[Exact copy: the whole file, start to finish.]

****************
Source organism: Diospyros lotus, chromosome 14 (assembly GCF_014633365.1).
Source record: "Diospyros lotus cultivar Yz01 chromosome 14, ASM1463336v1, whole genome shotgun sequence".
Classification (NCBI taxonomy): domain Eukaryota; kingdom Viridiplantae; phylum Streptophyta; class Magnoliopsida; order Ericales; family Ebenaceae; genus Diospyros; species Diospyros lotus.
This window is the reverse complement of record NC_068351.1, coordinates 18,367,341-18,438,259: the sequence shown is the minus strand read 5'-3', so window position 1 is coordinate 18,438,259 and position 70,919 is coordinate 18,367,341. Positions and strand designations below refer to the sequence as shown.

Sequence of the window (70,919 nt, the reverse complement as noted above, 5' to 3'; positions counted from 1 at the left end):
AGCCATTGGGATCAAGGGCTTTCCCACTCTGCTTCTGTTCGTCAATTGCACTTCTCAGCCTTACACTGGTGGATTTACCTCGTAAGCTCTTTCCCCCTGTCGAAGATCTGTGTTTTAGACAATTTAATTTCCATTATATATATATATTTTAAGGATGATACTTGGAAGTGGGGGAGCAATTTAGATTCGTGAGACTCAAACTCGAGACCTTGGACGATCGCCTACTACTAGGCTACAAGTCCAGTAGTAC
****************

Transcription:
Source organism: Diospyros lotus, chromosome 14 (assembly GCF_014633365.1).
Source record: "Diospyros lotus cultivar Yz01 chromosome 14, ASM1463336v1, whole genome shotgun sequence".
Classification (NCBI taxonomy): domain Eukaryota; kingdom Viridiplantae; phylum Streptophyta; class Magnoliopsida; order Ericales; family Ebenaceae; genus Diospyros; species Diospyros lotus.
This window is the reverse complement of record NC_068351.1, coordinates 18,367,341-18,438,259: the sequence shown is the minus strand read 5'-3', so window position 1 is coordinate 18,438,259 and position 70,919 is coordinate 18,367,341. Positions and strand designations below refer to the sequence as shown.

Sequence of the window (70,919 nt, the reverse complement as noted above, 5' to 3'; positions counted from 1 at the left end):
AGCCATTGGGATCAAGGGCTTTCCCACTCTGCTTCTGTTCGTCAATTGCACTTCTCAGCCTTACACTGGTGGATTTACCTCGTAAGCTCTTTCCCCCTGTCGAAGATCTGTGTTTTAGACAATTTAATTTCCATTATATATATATATTTTAAGGATGATACTTGGAAGTGGGGGAGCAATTTAGATTCGTGAGACTCAAACTCGAGACCTTGGACGATCGCCTACTACTAGGCTACAAGTCCAGTAGTAC